The Recording Industry Association of America (RIAA)is feeling strong. Following the dismantling of Napster and the strong grasp they have on Kazaa and Morpheus they made their move on Audiogalaxy. On Friday the RIAA filed a copyright lawsuit against Audiogalaxy. The lawsuit claims that Audiogalaxy's efforts to filter copyrighted work have failed and that almost all material is available through the network. According to the RIAA, this means that Audiogalaxy is now doing exactly what Napster did in the past and should therefore cease to operate.
If they had demonstrated the ability to filter, we wouldn't be here, said Matt Oppenheim, an RIAA senior vice president. A first-year computer programmer could do better than they have.
Audiogalaxy was one of the first post-Napster file-sharers and has steadily grown to become one of the most popular such services. Unlike most other similar programs Audiogalaxy is web-based and all searches and file requests are handled through its web page. The actual downloads and uploads however, are carried out using their Audiogalaxy Satellite program. According to download.com Audiogalaxy Satellite has been downloaded 30 million times.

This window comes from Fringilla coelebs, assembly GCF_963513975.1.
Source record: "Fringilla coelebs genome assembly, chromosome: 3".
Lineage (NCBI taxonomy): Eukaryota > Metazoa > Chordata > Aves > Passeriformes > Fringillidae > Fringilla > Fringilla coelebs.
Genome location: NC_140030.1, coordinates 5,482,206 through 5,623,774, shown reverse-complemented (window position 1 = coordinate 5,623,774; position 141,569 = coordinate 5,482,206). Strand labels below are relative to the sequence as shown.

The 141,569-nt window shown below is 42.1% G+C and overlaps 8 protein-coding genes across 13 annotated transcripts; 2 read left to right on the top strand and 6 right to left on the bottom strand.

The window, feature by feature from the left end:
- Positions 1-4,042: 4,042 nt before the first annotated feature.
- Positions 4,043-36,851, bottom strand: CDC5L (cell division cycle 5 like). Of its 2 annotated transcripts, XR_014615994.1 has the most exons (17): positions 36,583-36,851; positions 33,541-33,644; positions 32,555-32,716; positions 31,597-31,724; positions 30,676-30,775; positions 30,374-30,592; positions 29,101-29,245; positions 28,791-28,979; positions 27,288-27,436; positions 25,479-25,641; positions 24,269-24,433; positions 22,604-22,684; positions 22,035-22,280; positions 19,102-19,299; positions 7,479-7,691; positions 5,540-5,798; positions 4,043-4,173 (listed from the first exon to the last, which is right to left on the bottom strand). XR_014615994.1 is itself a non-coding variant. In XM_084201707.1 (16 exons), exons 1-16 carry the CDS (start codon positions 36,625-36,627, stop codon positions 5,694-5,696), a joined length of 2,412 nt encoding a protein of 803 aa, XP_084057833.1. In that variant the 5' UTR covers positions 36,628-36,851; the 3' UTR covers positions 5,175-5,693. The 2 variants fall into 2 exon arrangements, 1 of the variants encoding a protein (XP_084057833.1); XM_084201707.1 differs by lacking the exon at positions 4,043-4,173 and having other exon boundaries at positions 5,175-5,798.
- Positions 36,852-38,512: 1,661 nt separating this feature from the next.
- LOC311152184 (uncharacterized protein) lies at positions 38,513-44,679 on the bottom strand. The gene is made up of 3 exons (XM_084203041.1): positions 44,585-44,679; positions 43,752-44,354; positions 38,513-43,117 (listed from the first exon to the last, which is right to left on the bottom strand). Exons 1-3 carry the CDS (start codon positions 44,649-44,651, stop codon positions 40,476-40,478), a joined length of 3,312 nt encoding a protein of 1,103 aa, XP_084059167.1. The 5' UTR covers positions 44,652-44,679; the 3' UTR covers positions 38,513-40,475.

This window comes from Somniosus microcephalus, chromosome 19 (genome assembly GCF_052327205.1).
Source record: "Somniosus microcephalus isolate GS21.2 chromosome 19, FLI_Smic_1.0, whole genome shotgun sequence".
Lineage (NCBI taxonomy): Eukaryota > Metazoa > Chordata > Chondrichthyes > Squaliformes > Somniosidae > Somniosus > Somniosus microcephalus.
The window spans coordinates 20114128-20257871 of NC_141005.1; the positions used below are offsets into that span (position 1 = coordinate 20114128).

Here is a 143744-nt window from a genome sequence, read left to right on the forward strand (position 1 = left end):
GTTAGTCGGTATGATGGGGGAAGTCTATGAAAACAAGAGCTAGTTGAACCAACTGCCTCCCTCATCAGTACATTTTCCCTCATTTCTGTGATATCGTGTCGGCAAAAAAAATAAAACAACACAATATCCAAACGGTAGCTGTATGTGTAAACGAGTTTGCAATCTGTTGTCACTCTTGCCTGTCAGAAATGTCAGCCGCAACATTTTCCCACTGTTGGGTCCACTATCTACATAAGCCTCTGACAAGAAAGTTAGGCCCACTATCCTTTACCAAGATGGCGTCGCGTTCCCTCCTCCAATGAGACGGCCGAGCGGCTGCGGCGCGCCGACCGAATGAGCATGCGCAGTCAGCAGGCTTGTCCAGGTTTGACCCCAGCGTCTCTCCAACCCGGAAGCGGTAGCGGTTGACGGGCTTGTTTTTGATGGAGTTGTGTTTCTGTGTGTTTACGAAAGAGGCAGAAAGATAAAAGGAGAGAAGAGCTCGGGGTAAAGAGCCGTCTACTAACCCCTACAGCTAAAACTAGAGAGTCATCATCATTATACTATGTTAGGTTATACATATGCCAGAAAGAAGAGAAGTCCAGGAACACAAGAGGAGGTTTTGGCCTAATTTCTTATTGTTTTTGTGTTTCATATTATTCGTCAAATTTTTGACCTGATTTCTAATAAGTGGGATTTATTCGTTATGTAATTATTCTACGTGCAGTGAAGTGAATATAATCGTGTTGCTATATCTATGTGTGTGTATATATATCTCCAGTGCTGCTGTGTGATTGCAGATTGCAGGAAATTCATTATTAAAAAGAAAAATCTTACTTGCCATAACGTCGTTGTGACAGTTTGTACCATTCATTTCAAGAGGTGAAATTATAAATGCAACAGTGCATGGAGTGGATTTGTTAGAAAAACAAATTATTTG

Bowing to the pressure on file-sharing services produced by the Napster court case, Audiogalaxy decided to enforce filtered access in mid-2001, making several copyrighted files unavailable through its network. The success of the filtering is what the lawsuit questions according to Oppenheim, 476 copyrighted works, all of which could be downloaded using Audiogalaxy, serve as the basis of the suit.
Oppenheim said the recording industry provided Audiogalaxy with large numbers of songs to be filtered and the labels periodically updated these lists with information about new releases. According to the suit however, many of the songs on the lists still have versions which are freely available for download through the service.
Audiogalaxy's CEO Michael Merhej has not yet commented on the lawsuit.